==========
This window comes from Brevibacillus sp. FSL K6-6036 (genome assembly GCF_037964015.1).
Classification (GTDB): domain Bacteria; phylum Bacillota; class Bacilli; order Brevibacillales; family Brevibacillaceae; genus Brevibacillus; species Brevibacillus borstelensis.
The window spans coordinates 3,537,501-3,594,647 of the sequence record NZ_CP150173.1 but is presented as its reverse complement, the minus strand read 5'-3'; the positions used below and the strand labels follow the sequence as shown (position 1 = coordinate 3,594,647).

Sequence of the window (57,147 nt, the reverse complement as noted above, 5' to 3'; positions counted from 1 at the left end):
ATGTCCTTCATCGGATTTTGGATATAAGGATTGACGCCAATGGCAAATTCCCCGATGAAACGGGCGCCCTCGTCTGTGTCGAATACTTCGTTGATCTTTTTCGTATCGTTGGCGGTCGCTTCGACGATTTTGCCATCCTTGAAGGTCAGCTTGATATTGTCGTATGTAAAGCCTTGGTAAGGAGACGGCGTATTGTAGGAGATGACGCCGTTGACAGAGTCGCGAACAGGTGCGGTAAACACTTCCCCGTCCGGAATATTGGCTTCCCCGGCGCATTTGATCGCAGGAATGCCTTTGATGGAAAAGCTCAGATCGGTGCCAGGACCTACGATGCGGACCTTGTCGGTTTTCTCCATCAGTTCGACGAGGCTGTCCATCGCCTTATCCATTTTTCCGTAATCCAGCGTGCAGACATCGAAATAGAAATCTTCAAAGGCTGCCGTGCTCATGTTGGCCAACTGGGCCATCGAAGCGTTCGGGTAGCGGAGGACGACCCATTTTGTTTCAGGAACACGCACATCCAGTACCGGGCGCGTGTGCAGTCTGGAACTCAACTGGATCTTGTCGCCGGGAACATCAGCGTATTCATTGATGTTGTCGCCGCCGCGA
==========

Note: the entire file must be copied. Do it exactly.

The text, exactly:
This window comes from Brevibacillus sp. FSL K6-6036 (genome assembly GCF_037964015.1).
Classification (GTDB): domain Bacteria; phylum Bacillota; class Bacilli; order Brevibacillales; family Brevibacillaceae; genus Brevibacillus; species Brevibacillus borstelensis.
The window spans coordinates 3,537,501-3,594,647 of the sequence record NZ_CP150173.1 but is presented as its reverse complement, the minus strand read 5'-3'; the positions used below and the strand labels follow the sequence as shown (position 1 = coordinate 3,594,647).

Sequence of the window (57,147 nt, the reverse complement as noted above, 5' to 3'; positions counted from 1 at the left end):
ATGTCCTTCATCGGATTTTGGATATAAGGATTGACGCCAATGGCAAATTCCCCGATGAAACGGGCGCCCTCGTCTGTGTCGAATACTTCGTTGATCTTTTTCGTATCGTTGGCGGTCGCTTCGACGATTTTGCCATCCTTGAAGGTCAGCTTGATATTGTCGTATGTAAAGCCTTGGTAAGGAGACGGCGTATTGTAGGAGATGACGCCGTTGACAGAGTCGCGAACAGGTGCGGTAAACACTTCCCCGTCCGGAATATTGGCTTCCCCGGCGCATTTGATCGCAGGAATGCCTTTGATGGAAAAGCTCAGATCGGTGCCAGGACCTACGATGCGGACCTTGTCGGTTTTCTCCATCAGTTCGACGAGGCTGTCCATCGCCTTATCCATTTTTCCGTAATCCAGCGTGCAGACATCGAAATAGAAATCTTCAAAGGCTGCCGTGCTCATGTTGGCCAACTGGGCCATCGAAGCGTTCGGGTAGCGGAGGACGACCCATTTTGTTTCAGGAACACGCACATCCAGTACCGGGCGCGTGTGCAGTCTGGAACTCAACTGGATCTTGTCGCCGGGAACATCAGCGTATTCATTGATGTTGTCGCCGCCGCGA